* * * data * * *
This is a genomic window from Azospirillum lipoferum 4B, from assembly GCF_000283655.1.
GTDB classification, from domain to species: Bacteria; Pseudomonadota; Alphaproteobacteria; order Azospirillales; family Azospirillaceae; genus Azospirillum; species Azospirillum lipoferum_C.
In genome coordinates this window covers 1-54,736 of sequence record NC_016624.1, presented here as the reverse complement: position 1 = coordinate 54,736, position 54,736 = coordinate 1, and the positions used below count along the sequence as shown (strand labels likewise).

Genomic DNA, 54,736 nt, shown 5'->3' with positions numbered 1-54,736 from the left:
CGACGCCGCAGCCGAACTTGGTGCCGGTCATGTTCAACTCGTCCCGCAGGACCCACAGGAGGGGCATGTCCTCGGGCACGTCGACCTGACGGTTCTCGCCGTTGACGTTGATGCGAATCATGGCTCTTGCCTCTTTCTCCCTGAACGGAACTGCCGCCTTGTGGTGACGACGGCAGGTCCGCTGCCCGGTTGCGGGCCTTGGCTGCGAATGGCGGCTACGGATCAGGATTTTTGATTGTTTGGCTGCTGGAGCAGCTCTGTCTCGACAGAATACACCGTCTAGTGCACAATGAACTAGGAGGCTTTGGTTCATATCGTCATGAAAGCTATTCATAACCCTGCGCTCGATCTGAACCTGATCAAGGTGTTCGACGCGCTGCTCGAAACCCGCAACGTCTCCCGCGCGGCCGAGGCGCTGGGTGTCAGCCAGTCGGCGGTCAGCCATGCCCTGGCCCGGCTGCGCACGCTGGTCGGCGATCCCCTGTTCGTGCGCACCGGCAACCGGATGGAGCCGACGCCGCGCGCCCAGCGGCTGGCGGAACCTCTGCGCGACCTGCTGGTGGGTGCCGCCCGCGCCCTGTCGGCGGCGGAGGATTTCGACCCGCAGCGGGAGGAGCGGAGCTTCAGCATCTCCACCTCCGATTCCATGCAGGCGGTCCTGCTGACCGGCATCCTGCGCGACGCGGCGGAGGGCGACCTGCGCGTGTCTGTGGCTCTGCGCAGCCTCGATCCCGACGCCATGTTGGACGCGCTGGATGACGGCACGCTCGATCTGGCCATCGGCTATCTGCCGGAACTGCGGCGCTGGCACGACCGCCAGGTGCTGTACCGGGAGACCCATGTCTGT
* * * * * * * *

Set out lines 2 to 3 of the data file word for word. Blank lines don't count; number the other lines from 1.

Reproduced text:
GTDB classification, from domain to species: Bacteria; Pseudomonadota; Alphaproteobacteria; order Azospirillales; family Azospirillaceae; genus Azospirillum; species Azospirillum lipoferum_C.
In genome coordinates this window covers 1-54,736 of sequence record NC_016624.1, presented here as the reverse complement: position 1 = coordinate 54,736, position 54,736 = coordinate 1, and the positions used below count along the sequence as shown (strand labels likewise).